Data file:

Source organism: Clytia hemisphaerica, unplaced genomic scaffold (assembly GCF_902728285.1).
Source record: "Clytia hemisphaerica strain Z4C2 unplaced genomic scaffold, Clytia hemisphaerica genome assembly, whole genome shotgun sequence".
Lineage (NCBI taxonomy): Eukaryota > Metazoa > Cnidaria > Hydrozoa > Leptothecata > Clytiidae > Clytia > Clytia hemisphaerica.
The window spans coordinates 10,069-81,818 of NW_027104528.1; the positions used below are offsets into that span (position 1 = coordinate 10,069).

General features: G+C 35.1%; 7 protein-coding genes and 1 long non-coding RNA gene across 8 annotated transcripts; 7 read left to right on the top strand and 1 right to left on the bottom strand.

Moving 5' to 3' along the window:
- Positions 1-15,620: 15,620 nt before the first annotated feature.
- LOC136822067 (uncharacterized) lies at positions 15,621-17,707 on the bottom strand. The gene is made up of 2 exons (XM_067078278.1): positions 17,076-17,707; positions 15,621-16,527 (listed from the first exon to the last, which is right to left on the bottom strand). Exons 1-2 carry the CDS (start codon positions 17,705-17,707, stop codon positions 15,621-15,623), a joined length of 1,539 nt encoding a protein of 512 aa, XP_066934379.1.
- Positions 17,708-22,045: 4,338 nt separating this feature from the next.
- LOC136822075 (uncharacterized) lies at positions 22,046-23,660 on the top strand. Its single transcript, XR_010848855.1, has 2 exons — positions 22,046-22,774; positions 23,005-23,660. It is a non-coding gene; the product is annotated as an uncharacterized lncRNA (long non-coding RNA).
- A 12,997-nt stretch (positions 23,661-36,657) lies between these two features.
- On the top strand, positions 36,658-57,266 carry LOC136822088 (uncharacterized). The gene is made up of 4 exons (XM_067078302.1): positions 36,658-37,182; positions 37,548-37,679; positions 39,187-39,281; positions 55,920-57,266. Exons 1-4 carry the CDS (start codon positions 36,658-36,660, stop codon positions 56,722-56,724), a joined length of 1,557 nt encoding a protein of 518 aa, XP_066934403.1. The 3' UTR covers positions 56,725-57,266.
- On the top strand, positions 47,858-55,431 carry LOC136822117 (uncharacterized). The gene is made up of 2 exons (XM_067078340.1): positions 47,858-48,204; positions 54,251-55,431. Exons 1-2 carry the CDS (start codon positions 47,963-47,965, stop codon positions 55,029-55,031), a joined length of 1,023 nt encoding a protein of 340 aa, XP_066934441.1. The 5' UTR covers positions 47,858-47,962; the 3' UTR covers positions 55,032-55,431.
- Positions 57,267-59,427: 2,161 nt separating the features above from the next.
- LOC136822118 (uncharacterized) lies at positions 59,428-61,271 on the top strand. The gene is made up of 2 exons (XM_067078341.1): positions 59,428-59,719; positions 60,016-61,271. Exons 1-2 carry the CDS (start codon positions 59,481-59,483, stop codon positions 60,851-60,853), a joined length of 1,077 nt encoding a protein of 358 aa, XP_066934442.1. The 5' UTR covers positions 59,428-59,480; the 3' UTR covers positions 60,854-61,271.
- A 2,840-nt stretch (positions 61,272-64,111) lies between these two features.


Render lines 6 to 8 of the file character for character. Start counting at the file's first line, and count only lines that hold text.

Moving 5' to 3' along the window:
- Positions 1-15,620: 15,620 nt before the first annotated feature.
- LOC136822067 (uncharacterized) lies at positions 15,621-17,707 on the bottom strand. The gene is made up of 2 exons (XM_067078278.1): positions 17,076-17,707; positions 15,621-16,527 (listed from the first exon to the last, which is right to left on the bottom strand). Exons 1-2 carry the CDS (start codon positions 17,705-17,707, stop codon positions 15,621-15,623), a joined length of 1,539 nt encoding a protein of 512 aa, XP_066934379.1.